On 22nd July the Church celebrates the feast day of St Mary Magdalene. From the Gospels we know that this highly-honoured woman was among those who accompanied Our Lord and ministered to Him, that she had been exorcised of seven demons, was present at His Crucifixion and burial, and that she was the first recorded witness of the Resurrection. From at least the fifth century until the early twentieth century, Western Catholic tradition considered Mary Magdalene to be the same person as Mary of Bethany (sister of Martha and Lazarus), and the “woman who was a sinner” who so upset a Pharisee by entering his house to pour ointment and tears on Our Lord’s feet, as recorded in the Gospel of St Luke, chapter seven. Modern sophisticates pooh-pooh this threefold identification, but the author of the Provost’s letter is a simple convert who learnt what he knows from the Penny Catechism and is happy to bow before the ancient and almost unanimous tradition of the Latin Church.

Assuming that the Provost and Pope St Gregory the Great are not mistaken, it would seem that there were at least two separate occasions on which Mary Magdalene anointed Our Lord’s feet. The first is that mentioned above in St Luke’s Gospel, when Our Lord is dining in the house of a Pharisee named Simon. We read that “a woman of the city who was a sinner” appears at the table with an alabaster flask of ointment and proceeds to wash His feet with her tears, her hair and the contents of the flask.

It transpires from the way this account develops that there are two ways of looking at Mary Magdalene. The first is the way of the Pharisee. Simon heartily disapproves of this woman’s presence in his house. How brazen of her to appear so shamelessly in such elevated company. His opinion of his guest of honour is set firmly in the negative when Our Lord allows this outcast to come into such close contact with Him. Simon is a classic puritan. He is concerned with the woman’s reputation. His vision is fixated on sin and corruption.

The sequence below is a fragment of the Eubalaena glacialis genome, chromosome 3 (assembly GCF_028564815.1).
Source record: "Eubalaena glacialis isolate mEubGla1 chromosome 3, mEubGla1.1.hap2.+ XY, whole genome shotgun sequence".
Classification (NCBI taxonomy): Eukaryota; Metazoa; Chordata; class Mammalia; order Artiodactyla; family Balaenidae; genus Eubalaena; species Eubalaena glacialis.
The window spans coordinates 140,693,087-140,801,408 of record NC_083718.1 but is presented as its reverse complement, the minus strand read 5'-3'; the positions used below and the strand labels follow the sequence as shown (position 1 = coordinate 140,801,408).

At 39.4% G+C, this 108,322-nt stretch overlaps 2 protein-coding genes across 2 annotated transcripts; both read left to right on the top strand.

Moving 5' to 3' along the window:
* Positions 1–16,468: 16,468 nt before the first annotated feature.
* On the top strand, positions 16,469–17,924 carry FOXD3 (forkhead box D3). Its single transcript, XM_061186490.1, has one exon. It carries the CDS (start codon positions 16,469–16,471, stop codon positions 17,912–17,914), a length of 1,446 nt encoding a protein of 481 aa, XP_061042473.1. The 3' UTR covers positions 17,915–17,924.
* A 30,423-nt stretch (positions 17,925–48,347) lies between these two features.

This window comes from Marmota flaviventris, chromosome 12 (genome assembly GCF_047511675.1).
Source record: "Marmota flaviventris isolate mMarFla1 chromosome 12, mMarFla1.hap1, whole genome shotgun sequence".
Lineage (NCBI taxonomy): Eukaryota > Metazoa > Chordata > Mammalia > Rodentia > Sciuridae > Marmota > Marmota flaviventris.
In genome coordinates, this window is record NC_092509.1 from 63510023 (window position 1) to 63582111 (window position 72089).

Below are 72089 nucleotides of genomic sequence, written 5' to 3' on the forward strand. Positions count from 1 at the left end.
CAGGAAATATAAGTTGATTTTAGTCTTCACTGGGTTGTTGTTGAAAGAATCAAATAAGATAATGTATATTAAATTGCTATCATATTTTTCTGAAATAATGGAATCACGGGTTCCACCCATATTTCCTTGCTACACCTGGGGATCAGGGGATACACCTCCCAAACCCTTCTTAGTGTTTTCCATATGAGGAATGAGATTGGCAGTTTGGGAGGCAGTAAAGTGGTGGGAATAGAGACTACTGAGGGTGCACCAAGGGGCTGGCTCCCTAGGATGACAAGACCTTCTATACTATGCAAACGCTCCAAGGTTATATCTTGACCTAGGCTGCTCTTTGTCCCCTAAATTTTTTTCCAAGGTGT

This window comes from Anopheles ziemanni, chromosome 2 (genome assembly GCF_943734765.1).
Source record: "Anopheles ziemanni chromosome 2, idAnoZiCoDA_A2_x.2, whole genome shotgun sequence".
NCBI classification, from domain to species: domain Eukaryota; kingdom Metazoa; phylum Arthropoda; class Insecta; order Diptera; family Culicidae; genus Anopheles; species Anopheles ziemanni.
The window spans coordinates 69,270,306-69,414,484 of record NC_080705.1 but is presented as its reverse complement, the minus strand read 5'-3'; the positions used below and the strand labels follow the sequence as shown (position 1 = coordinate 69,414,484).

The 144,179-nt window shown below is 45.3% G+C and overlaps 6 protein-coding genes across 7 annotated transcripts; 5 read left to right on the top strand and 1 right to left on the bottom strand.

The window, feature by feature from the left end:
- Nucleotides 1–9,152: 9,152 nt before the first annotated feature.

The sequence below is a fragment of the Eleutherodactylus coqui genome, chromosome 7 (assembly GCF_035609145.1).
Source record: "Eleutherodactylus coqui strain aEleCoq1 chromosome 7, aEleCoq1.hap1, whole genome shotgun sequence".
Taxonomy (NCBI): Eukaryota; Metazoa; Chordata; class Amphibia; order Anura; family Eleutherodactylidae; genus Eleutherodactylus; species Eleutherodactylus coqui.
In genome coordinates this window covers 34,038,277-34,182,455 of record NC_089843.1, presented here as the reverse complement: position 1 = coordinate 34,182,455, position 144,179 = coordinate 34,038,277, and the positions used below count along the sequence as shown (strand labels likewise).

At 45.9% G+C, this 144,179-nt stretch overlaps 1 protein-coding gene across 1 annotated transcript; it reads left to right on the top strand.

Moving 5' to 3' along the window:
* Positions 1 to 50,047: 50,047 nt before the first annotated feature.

Our Lord shows us the other way of looking at Mary Magdalene. He is not really interested in her sins at all. His gaze sears through whatever corruption might be there. His vision is fixed on the magnificent image of God that He recognises in her soul. He sees her capacity to love and to flourish; and because she is willing to open her heart to receive His forgiveness, Divine Grace floods into her being and elevates her to a life of communion with the Blessed Trinity. Liberated from the shackles of her sins, she will become one of the greatest saints and contemplatives that human civilisation has ever known. Such is the love of God for those who are moved to embrace it – healing, restorative and creative.

Puritanism exists in every generation. We can detect its influence whenever we hear someone say: “Confession is too easy. How can anyone expect their sins to be forgiven by a priest in a few minutes?” The answer to this is that such instantaneous restoration to friendship with God is actually something that occurs on a regular and frequent basis within the walls of the Oratory church. Whole lifetimes of sin are forgiven in the time it takes to pronounce the words “I absolve you …”.

We are all created in the image of God. But in all of us that magnificent image is liable to become obscured by sin and selfishness. Sin is like grime on the surface of a looking glass that prevents the image of God from reflecting in our lives with the brilliance and the beauty it is intended to. The gaze of Our Lord, however, remains fixed on this divine image. Like Mary Magdalene, all we have to do is open our hearts to receive His forgiveness. Allow it to happen and, with divine grace and our co-operation, that image will be burnished into a perfect and glorious likeness to God. He has given us the Sacrament of Penance to make this easier for us, and Holy Communion to bring the process to perfection.

The first recorded occasion of Mary Magdalene’s appearance with ointment happens around one year into Our Lord’s public ministry. The second comes two years later, just six days before the Passover that will mark the beginning of His Passion. Our Lord is dining in Bethany with Martha and Lazarus, who has recently been raised from the dead. This time we are told more precisely that the ointment is a pound of pure nard worth a small fortune. Again Mary wipes His feet with her hair, and with the ointment which fills the whole house with fragrance.